Therapy: Part 1

My thoughts and observations following my first CBT session on 10/09/2019.

***Trigger Warning*** Discussion of self-harm

Covered in this session

  • Introductions
  • Identified main issue to be addressed
  • Established level of familiarity with CBT
  • Established level of immediate risk
  • Pamphlets offered for information and support in the meantime
  • Homework set
  • Next appointment time agreed.


To identify at least three ‘goals’ related to my mental health issues, to work on in therapy.


I was surprised how nervous I felt at the start of the session, especially as it was an online ‘chatting’ format so minimal social interaction involved. I’m not really sure why I felt nervous to be honest. Recent events have taught me not to get my hopes up for a positive experience when I try to do something to improve my mental health.

I was referred to a perinatal mental health service after my little one was born due to a traumatic birth and for a brief time leading up to my assessment appointment, I felt genuinely hopeful that I might finally be able to access some help. Unfortunately the reality was quite different – they basically told me that they couldn’t do anything for me. I didn’t tick the right boxes I guess, the usual ‘too crazy/not crazy enough’ paradox. I was gutted. But, in trying to make every effort to recover for the sake of my family I have settled for CBT.

The format was mostly fine in the end. In fact, the ‘chatting’ worked well for me as it meant I could join the session using my phone and still be able to breastfeed or see to the kids if necessary. I felt that writing things down slowed the flow of conversation quite significantly, so little was actually covered in the time. It was probably a bit too easy for me to get distracted really, but distractions are unavoidable where kids are involved. The next session is at 9am and that is a chaotic time in our home, so I’ll be surprised if I can concentrate at all!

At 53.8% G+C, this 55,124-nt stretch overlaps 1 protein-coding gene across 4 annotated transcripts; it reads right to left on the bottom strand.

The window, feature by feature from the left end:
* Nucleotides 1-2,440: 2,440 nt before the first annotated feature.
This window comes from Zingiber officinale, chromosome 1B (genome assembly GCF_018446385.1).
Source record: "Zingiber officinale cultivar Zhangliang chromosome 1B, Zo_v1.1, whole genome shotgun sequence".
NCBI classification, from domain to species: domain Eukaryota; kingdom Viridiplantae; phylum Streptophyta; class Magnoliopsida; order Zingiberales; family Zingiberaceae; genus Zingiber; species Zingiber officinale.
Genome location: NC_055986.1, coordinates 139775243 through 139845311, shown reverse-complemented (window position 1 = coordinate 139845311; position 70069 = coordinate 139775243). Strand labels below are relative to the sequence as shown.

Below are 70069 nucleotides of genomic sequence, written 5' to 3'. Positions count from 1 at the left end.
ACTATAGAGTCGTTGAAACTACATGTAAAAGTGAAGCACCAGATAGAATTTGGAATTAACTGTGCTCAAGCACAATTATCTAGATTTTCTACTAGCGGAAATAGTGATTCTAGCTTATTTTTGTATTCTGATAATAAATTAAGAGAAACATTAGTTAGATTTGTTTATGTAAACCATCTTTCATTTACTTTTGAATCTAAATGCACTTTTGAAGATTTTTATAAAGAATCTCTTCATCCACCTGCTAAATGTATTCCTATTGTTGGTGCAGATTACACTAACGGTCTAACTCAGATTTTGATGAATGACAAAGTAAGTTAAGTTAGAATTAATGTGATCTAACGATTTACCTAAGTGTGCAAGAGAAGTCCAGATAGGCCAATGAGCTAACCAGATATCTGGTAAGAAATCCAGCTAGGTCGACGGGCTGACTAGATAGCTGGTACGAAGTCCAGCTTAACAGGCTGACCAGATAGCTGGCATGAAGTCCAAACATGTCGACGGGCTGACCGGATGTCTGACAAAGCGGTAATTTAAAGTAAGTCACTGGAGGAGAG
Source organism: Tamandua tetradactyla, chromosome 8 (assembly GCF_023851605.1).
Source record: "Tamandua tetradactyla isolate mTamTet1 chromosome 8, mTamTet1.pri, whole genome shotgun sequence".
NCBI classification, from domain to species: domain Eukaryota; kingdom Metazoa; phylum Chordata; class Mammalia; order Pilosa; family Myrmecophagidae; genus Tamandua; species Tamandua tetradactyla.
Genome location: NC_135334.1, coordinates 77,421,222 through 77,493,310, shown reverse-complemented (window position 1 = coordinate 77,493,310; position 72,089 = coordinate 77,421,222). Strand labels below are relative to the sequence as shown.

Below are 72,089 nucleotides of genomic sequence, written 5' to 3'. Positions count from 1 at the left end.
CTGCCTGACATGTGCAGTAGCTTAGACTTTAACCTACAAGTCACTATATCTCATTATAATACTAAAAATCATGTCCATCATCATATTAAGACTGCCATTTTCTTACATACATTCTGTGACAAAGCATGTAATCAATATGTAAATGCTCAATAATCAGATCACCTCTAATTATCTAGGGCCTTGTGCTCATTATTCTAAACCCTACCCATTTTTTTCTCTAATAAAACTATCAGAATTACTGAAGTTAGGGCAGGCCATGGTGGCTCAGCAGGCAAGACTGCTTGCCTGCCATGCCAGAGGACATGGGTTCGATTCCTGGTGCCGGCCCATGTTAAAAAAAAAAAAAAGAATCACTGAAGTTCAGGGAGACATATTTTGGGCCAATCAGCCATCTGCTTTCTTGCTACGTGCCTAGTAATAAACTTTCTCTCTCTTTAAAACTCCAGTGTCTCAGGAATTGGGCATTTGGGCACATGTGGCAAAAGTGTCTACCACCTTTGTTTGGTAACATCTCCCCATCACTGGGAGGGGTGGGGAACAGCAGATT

I found the therapist to be pleasant enough, but the session felt very scripted – probably unavoidable, but it was so much more obvious in writing – and personally I found the approach quite patronising. There didn’t seem to be any adjustments to accommodate the fact I had undergone therapy before, so I felt pretty bored by about halfway through the session.


I wasn’t naive enough to assume that one session would make me feel any better, but I was disappointed that I actually came away from it feeling worse.

During the mandatory ‘risk assessment’ phase of the session, the therapist spent far too long (in my opinion) focusing on my risk of suicidal thoughts or self-harm. In fact, because of the way these things are measured on their outdated questionnaires, she thought I had experienced suicidal thoughts, which I hadn’t. This approach, to conflate the two concepts of suicidal urges and self-harm is a real pet peeve of mine as, in some circumstances at least, they represent quite distinct motivations – e.g. the urge for an emotional release vs a desire to inflict actual or lasting harm, or many things in between.

I understand that the therapist needs to ensure that I am safe during our sessions, but the approach made me feel like my therapist didn’t/couldn’t understand my thought processes or how they are acted out. This in turn made me feel like the therapy was less likely to be effective. Finally, I felt frustrated and guilty that my efforts to improve my emotional wellbeing and resilience for my family would apparently fail again.

I appreciate that I was jumping to conclusions with my thinking there, but this is how my brain works!

It was also quite clear from the explanations provided within the session that the CBT is designed to provide short-term assistance with depression and anxiety, so the likelihood is that any notable improvement in my mental health will just be due to a ‘bandaid’ effect whilst I’m actively supported. I will be reliant on my own emotional resources again soon enough, so I need to utilise any respite to hone my emotional toolkit.

I did express to the therapist that I found the session quite frustrating (though not why), so hopefully I will have the opportunity to elaborate on that later.


Overall I was a bit disappointed with the session, but nevertheless I will try to keep an open mind.

Mood at start of session: Nervous

Mood at end of session: Frustrated

Has anyone else had a similar experience when starting therapy of some kind, especially CBT? I would love to hear from you.

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